Jenkyns would generally introduce herself to voters with some variant of the words: “I’m Andrea, I’m the local Yorkshire lass standing for Parliament.” Mr Balls was born in Norwich and brought up in Nottingham. In some longer conversations, Jenkyns would recount how her father, an ex-lorry driver who set up his own business, died of MRSA in 2011, his weight going down to seven stone: a harrowing experience which made her determined to campaign for the highest standards of hospital care, and to help anyone else who feels let down by the system. She had previously worked in retail management, and as a music teacher.

In the magnificent town hall at Morley, a bust of Queen Victoria faces one of Asquith, who was born in the town and served as Prime Minister from 1908 to 1916. Next to it are the words of that eloquent Liberal about facing “without perturbation, the buffets of circumstance, the caprice of fortune, and all the inscrutable vicissitudes of life”. Such equanimity will be needed by many candidates on the morning of Friday 8th May.

The town is deeply patriotic, and is currently adorned with St George’s flags, in preparation for its annual St George’s Festival, including a procession with St George mounted on a horse. Will Jenkyns be chosen to represent this Yorkshire patriotism? She herself is not a wholly traditional figure: although devoted to dogs, she is a vegetarian, and opposes foxhunting. But she observes with pleasure that judging by the tweets of Balls’s Saturday canvassing expeditions, she can muster more volunteers than he can.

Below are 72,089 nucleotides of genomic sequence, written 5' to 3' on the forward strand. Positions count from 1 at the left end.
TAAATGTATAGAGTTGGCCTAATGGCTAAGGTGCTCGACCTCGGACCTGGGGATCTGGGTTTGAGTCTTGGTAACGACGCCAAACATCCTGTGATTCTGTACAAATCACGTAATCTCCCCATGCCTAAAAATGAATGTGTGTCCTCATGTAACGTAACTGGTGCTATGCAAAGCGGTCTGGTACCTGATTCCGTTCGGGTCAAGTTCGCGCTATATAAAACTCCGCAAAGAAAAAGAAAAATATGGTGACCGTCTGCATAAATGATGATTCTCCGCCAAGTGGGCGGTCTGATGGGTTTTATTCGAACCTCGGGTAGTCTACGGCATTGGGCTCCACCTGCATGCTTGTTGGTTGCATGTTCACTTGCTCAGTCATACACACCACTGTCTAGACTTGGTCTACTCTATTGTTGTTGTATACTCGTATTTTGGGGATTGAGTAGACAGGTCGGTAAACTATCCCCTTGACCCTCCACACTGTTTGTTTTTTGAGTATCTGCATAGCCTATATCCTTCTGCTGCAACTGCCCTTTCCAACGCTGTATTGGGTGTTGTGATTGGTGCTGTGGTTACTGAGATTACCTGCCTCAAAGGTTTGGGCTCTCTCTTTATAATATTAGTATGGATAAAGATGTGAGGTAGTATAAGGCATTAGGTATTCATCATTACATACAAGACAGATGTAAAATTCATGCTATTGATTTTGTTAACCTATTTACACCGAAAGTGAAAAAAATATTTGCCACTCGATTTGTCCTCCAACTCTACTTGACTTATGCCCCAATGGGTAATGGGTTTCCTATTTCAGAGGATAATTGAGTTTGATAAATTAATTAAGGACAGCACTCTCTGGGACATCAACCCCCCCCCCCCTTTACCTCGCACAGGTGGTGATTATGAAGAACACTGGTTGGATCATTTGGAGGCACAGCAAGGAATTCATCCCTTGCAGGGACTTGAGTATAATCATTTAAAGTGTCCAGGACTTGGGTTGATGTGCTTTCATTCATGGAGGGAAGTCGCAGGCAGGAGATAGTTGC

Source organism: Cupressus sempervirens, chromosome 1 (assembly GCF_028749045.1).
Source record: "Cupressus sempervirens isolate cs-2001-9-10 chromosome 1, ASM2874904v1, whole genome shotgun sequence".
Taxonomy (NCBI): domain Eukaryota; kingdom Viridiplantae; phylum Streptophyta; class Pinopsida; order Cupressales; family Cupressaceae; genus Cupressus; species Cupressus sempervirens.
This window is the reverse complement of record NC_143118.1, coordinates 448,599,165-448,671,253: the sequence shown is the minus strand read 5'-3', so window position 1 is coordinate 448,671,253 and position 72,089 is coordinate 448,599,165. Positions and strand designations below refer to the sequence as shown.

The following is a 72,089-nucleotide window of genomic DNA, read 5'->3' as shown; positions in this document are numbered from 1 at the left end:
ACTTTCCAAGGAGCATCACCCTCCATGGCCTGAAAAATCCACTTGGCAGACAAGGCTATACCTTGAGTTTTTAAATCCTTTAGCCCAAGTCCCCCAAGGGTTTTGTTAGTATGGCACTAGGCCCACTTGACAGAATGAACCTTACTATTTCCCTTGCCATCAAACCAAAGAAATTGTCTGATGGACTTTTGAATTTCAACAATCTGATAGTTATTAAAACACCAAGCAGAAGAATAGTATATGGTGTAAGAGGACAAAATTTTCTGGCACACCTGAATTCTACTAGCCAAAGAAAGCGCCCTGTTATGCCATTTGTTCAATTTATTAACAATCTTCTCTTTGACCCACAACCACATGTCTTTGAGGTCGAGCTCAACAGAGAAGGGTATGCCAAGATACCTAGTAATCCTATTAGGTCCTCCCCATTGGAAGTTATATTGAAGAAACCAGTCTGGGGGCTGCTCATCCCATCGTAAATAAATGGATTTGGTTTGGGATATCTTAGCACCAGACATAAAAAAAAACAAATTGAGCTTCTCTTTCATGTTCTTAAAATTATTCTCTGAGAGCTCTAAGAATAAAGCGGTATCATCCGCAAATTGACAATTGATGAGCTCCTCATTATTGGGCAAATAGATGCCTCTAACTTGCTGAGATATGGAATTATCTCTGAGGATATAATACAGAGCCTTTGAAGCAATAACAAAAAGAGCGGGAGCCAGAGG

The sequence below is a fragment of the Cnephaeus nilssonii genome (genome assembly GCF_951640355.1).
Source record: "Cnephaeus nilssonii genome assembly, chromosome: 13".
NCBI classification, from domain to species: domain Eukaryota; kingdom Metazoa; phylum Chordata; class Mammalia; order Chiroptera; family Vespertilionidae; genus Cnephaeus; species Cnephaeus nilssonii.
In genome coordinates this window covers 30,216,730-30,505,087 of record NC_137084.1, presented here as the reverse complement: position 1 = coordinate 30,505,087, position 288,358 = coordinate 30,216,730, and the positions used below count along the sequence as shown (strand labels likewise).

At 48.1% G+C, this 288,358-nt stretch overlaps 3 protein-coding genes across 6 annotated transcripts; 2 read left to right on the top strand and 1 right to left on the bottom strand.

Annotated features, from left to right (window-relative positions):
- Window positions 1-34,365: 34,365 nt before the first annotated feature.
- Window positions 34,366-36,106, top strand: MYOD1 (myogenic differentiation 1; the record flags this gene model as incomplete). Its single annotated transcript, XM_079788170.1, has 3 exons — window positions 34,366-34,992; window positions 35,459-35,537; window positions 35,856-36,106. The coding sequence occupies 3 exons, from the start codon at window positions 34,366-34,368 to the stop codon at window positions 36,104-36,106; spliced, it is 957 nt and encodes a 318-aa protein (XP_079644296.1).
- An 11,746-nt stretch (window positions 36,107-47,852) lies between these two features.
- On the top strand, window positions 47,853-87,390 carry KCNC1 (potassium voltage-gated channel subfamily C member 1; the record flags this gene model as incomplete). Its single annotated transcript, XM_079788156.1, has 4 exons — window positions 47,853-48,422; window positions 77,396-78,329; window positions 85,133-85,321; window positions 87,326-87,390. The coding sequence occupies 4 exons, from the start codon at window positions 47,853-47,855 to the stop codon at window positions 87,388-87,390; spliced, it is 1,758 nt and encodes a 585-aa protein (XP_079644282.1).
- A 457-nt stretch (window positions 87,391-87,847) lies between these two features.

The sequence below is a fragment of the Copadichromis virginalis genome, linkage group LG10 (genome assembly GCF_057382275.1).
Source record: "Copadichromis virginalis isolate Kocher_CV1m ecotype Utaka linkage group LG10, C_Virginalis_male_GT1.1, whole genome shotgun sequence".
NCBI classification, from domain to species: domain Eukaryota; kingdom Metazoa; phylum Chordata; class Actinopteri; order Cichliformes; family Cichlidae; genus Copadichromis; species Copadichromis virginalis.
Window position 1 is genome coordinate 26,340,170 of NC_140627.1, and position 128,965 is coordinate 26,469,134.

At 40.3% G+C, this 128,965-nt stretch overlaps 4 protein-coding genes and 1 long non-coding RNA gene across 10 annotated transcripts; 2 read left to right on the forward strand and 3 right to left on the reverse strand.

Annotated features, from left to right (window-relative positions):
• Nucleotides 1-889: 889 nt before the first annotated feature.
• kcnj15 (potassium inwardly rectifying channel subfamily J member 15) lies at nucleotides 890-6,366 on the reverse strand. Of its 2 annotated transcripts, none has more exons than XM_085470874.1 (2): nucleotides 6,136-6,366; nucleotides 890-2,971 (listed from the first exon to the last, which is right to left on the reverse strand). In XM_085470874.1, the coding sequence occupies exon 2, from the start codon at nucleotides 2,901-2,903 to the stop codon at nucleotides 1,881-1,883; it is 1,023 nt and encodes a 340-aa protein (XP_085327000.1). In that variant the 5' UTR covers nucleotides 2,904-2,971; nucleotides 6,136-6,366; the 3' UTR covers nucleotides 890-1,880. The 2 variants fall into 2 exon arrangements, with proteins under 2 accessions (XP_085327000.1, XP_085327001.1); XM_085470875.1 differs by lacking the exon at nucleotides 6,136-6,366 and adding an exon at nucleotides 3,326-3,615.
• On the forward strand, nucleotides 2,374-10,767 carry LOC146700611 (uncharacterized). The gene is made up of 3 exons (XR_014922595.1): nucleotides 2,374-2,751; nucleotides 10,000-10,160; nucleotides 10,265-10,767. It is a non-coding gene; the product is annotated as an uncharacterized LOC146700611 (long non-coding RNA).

If I were Balls, I would feel immensely irritated by Jenkyns, would try my hardest to ignore her, but would nevertheless be slightly worried by the knowledge that if the Conservatives establish a quite modest national lead, she has good chances of winning.

The suggestion at the start of this article that the political weather has changed could have been prompted by the perfection of the spring day. But voters do display a greater willingness to change their minds, and a burning desire to stop Sturgeon from having any power over their lives.

36 comments for: Election sketch: In West Yorkshire, the political weather suddenly feels different because of Sturgeon